Anxiety is hard to sit with, I understand that uncomfortably jittery feeling. At best, anxiety tends to put a little damper on your day. At worst, well, it can derail your schedule, your wellness and your balance for extended periods of time.
If you’re even the slightest bit anxiety prone, months of quarantine has probably done zero favours for your mental health. I get it. At best, anxiety tends to put a little damper on your day. At worst, well, it can derail your schedule, your wellness and your balance for extended periods of time. It’s so common that moms of young children and women in the perinatal phase suffer from anxiety (yes, it’s normal!).
As a mental therapist, I have a number of effective tools and strategies to help you kick anxiety in the butt… especially during this jittery and uncertain period in time.
But before breaking it down, let’s pause for a minute and remember that transitioning into motherhood is a difficult and oftentimes nerve wracking time. Most women struggle to an extent—that’s to be expected.
The good news though: despite what your favourite Instagram accounts might have you thinking, you don’t need to commit to long-term therapy or a massive self-improvement plan. Below, I’m breaking down simple and easily approachable ways to manage bouts of anxiety.
What is anxiety?
In recent years, it kind of feels like “anxiety” became everyone’s go-to term. It IS a common mental health issue and our modern society is a great contributor. But when we hear our loved ones say things like “I have so much anxiety this week,” or “This work-from-home arrangement is making my anxiety worse,” what does that actually mean?? How does anxiety look for each of us and how can we recognize when our own anxiety is at work?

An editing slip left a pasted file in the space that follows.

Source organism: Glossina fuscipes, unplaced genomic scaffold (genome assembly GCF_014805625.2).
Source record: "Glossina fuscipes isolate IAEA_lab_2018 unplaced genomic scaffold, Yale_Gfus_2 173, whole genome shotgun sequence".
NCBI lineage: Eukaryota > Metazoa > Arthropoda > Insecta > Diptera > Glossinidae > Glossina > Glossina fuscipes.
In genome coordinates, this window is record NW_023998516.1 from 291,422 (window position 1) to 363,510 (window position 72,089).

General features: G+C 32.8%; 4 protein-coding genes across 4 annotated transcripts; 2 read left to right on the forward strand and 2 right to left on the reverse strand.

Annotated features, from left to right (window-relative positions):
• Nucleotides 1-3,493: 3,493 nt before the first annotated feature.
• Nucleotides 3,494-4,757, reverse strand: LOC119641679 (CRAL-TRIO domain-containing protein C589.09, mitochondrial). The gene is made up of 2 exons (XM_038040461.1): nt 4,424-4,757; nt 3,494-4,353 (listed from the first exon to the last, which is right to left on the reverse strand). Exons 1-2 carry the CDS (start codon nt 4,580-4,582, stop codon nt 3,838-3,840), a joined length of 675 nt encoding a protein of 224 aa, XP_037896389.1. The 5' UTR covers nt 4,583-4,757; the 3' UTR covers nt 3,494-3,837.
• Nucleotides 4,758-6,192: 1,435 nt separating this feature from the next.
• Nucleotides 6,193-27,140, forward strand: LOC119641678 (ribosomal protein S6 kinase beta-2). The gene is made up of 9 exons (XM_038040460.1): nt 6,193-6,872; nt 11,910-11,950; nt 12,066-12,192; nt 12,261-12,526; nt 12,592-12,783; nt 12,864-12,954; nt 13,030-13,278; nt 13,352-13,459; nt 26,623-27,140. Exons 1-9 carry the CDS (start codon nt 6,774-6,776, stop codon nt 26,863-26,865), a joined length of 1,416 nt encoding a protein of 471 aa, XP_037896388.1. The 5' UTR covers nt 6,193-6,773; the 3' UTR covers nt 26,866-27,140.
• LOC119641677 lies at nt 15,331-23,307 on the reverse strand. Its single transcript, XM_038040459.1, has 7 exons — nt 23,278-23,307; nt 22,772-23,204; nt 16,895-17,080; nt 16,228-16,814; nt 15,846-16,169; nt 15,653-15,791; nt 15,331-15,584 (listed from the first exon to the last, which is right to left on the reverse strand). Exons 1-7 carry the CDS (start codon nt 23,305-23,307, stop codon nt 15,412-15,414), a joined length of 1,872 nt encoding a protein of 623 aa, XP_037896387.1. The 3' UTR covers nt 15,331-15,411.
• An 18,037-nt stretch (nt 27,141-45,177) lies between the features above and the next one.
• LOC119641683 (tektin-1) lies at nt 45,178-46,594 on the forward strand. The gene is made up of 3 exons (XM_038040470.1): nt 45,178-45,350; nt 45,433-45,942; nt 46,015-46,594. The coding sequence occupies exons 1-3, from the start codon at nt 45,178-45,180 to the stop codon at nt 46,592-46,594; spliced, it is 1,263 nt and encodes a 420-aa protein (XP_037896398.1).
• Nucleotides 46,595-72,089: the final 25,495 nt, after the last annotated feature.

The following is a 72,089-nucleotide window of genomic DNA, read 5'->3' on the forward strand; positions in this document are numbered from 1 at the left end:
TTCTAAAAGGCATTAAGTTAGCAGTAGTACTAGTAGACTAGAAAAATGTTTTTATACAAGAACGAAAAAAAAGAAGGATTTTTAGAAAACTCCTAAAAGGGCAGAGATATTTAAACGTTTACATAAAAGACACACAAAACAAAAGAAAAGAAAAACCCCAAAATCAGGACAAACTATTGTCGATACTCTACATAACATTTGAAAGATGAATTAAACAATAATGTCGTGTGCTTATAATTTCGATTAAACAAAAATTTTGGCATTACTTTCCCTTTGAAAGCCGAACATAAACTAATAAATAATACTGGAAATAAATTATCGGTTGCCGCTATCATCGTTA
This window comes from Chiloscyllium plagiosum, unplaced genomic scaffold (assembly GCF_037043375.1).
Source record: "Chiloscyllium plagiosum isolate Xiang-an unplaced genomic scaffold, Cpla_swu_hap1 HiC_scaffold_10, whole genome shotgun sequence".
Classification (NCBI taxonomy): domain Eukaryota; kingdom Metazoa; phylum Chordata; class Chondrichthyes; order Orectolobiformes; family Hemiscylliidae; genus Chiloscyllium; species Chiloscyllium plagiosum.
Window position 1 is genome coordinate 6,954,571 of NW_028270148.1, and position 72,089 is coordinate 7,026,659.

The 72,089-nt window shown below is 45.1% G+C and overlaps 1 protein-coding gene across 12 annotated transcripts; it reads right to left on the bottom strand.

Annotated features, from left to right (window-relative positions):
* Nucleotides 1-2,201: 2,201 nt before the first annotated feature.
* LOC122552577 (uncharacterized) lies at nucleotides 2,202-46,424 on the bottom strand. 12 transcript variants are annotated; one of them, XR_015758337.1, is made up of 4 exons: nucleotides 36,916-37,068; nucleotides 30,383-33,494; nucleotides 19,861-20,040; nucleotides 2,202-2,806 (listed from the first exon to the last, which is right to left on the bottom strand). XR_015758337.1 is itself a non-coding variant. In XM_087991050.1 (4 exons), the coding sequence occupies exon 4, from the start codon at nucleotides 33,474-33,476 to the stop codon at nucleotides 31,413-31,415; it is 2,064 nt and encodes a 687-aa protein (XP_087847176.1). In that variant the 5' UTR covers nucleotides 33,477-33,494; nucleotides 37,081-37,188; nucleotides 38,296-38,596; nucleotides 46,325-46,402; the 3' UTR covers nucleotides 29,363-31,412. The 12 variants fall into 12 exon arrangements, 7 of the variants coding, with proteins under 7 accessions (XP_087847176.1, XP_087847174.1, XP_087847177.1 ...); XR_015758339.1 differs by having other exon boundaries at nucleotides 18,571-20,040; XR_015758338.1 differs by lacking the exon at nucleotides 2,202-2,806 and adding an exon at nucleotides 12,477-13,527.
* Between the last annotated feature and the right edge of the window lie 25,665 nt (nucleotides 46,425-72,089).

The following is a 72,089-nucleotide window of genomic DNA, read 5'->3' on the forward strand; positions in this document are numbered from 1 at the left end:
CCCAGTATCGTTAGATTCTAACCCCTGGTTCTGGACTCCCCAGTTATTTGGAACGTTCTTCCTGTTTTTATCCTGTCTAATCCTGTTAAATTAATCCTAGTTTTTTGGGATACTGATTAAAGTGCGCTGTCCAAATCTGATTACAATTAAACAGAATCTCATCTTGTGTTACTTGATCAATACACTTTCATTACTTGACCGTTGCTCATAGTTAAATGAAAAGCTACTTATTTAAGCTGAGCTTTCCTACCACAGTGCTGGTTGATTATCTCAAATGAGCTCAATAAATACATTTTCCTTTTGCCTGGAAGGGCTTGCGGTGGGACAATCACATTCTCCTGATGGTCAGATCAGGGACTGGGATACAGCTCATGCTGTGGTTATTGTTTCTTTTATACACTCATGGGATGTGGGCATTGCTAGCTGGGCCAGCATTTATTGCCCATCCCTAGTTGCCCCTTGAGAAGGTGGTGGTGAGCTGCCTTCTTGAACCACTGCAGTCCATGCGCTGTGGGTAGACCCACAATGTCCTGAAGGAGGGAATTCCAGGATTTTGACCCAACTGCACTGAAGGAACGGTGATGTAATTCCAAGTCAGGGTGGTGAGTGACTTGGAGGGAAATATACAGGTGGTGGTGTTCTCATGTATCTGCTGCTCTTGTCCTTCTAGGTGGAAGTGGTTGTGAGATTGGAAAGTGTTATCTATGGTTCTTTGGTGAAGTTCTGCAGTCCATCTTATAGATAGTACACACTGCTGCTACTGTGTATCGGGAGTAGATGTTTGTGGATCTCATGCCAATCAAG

Anxiety can take many forms. It can feel like dread, uncertainty, worry, nagging fear, confusion or queasiness. It is SUPER common in pregnancy and earlier motherhood too. You might notice shallow breathing, a quickening pulse or that cold sweaty feeling. This sort of unease can become an issue where some individuals notice that it’s getting in the way of life, preventing them from working as they intend to or interfering with their ability to feel well. In that case, it could be an anxiety disorder which is worth professional attention. In other cases, which I’m addressing here, there are simple tactics you can employ to put anxiety in its place.
So, how can we begin to wrap our arms around anxiety? Of my ten tips below, hopefully a handful will resonate with you.
Be a detective.
This is my way of saying: look at your life and pay close attention to what might be triggering your anxiety right now. Does it fluctuate? (I.e. sometimes it’s bad, other times it eases up.) What do you suspect makes it worse? What makes it more difficult to deal with? Once you look closely, you might be able to catch the culprits and in turn, grant yourself some peace.
Nourish your body.